For about an hour in the early morning and again mid-afternoon one of the busiest intersections in Redwood Falls is at DeKalb and Cook streets. For approximately nine months of the year school bus, student vehicle and other traffic converge in that area. Combining it with pedestrian traffic, one can see there is the potential for safety issues.

Yes, said Willy Rabenberg, Redwood County highway department engineer, there have been vehicle (including school bus) and pedestrian accidents at that intersection.

So, when it was determined the storm sewer that runs along DeKalb Street needed some attention, and subsequent pavement work would also be required on that stretch of roadway, county and city leaders determined it made sense to take a look at that busy intersection as well.

A traffic study was conducted, and this past Tuesday (Jan. 31) leadership from Redwood County, the City of Redwood Falls and the Redwood Area School District met in a work session to talk about the best option for that intersection.

“There were three options presented,” said Rabenberg, who added the study had been conducted by Bolton and Menk, Inc., an engineering and surveying firm located in Sleepy Eye.

The options included:

• Doing nothing – simply maintaining the intersection as is when the construction work is conducted

• Establishing a left turn lane on DeKalb Street

• Incorporating a roundabout at that intersection. Rabenberg said the addition of a left turn lane would increase the cost of the project by approximately $200,000, with the roundabout addition having an additional $350-400,000 price tag.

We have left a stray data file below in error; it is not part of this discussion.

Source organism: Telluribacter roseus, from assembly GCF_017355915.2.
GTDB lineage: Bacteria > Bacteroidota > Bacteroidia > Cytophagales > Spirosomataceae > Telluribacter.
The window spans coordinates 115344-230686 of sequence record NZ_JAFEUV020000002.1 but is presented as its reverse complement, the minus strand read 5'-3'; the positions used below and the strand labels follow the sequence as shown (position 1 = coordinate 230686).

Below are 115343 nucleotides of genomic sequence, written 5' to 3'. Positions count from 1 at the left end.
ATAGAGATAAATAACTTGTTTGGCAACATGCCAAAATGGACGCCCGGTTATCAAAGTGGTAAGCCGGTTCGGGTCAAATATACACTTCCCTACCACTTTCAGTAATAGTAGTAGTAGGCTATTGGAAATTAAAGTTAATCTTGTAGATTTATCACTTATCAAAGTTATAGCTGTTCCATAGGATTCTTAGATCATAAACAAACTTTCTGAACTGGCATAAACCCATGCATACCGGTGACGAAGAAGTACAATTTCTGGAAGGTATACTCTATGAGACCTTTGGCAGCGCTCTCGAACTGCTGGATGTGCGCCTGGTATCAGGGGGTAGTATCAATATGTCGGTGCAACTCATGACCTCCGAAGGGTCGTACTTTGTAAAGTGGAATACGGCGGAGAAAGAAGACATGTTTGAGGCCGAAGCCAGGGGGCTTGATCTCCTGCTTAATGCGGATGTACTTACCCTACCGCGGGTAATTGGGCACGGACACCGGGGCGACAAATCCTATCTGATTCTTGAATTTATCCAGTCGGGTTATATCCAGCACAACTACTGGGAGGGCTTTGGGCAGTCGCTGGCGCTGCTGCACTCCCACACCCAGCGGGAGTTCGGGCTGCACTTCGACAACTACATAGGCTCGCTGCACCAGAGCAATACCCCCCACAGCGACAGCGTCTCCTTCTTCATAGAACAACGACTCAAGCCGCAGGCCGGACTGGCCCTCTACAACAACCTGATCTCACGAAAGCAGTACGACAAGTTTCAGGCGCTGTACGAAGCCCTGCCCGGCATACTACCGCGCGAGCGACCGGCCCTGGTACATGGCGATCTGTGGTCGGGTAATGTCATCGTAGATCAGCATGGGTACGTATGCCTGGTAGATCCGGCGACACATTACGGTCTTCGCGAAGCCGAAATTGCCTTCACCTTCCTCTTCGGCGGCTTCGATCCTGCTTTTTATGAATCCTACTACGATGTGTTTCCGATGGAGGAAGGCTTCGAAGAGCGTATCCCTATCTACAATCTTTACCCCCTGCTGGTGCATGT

Federal funding has been secured for the project, and Rabenberg said additional funding would be requested when a decision has been made regarding the intersection. No, said Rabenberg, traffic signals nor an all-way stop would be a proper solution, adding if federal safety funds were used they could not be spent on either of these options.

However, he added, federal safety dollars could be available for other options, including a roundabout. Putting in left-turn lane is not ideal, said Rabenberg, as it extends the distance pedestrians would have to safely cross.

“For pedestrians, it looks like the roundabout is the safest alternative,” said Rabenberg. In the next couple of months, local leaders will come up with the best option for the intersection, and Rabenberg said it appears the project will be a cost-sharing effort between the city and county with federal funds also being used.

“What we don’t want to do is rush into this,” said Rabenberg, adding it is important to come up with the best decision in terms of public safety but to be financially responsible, too.

There are some issues that need to be resolved as the process moves along, said Rabenberg, adding he felt the meeting between the local leaders was a constructive one that demonstrated the groups are willing to work together to find the best solution.